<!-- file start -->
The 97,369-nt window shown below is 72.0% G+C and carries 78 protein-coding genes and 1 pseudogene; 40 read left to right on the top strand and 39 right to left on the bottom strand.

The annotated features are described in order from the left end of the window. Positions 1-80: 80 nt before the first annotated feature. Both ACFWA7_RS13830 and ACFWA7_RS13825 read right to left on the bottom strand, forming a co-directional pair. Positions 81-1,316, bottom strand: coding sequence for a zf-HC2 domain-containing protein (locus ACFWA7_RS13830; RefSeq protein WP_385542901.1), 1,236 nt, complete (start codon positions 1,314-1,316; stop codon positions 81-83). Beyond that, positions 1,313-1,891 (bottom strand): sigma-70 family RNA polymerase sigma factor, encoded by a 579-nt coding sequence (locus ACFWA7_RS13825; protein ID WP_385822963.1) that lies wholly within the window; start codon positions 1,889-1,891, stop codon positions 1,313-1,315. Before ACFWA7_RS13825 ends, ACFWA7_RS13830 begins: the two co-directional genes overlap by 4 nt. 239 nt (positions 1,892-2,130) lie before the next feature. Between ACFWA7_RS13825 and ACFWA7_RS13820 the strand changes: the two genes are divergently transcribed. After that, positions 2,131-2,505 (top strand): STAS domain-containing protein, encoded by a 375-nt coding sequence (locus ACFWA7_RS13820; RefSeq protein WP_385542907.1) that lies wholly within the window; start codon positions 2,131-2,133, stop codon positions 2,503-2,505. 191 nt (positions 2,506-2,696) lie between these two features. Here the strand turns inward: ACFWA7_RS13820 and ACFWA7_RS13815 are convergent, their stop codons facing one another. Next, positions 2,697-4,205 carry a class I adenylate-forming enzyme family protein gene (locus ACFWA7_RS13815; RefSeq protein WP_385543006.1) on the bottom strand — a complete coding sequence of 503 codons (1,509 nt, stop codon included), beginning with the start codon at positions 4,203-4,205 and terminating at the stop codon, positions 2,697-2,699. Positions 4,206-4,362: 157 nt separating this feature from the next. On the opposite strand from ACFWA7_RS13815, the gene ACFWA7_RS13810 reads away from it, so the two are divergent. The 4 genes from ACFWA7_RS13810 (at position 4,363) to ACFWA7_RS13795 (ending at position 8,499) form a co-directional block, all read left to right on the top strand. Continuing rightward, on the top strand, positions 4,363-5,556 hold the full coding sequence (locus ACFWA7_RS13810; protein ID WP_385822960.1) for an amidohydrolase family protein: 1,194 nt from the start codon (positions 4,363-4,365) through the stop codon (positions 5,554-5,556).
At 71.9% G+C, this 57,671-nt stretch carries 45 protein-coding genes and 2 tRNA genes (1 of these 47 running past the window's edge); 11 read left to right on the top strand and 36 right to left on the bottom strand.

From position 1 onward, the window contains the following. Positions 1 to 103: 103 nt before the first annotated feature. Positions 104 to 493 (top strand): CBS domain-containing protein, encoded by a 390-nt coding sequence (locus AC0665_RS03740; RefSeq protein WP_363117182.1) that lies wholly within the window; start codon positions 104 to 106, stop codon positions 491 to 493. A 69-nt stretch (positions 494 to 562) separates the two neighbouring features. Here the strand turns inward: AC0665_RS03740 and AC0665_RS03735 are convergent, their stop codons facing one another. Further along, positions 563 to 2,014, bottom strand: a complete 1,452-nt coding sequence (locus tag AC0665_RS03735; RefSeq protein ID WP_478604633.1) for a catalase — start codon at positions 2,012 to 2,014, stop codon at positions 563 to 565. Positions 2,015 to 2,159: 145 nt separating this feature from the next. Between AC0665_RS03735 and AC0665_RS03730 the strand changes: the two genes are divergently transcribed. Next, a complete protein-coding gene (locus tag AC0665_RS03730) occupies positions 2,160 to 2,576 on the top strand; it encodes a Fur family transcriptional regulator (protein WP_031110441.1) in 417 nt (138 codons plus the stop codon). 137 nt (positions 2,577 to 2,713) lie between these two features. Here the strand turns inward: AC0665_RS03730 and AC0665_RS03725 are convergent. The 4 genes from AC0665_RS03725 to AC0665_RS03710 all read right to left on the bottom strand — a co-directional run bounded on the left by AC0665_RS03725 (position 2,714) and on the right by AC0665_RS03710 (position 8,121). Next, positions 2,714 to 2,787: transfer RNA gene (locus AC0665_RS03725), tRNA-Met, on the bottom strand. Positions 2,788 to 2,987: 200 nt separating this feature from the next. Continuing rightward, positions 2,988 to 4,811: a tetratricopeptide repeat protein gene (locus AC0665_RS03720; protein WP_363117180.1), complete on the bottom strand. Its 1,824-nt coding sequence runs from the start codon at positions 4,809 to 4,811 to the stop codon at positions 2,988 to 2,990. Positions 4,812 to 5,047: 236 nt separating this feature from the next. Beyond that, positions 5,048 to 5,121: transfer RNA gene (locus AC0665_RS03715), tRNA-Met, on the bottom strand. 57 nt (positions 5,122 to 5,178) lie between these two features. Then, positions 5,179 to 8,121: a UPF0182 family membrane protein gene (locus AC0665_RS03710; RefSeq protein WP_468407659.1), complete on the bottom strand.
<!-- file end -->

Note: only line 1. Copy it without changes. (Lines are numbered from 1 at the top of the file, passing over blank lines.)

The 97,369-nt window shown below is 72.0% G+C and carries 78 protein-coding genes and 1 pseudogene; 40 read left to right on the top strand and 39 right to left on the bottom strand.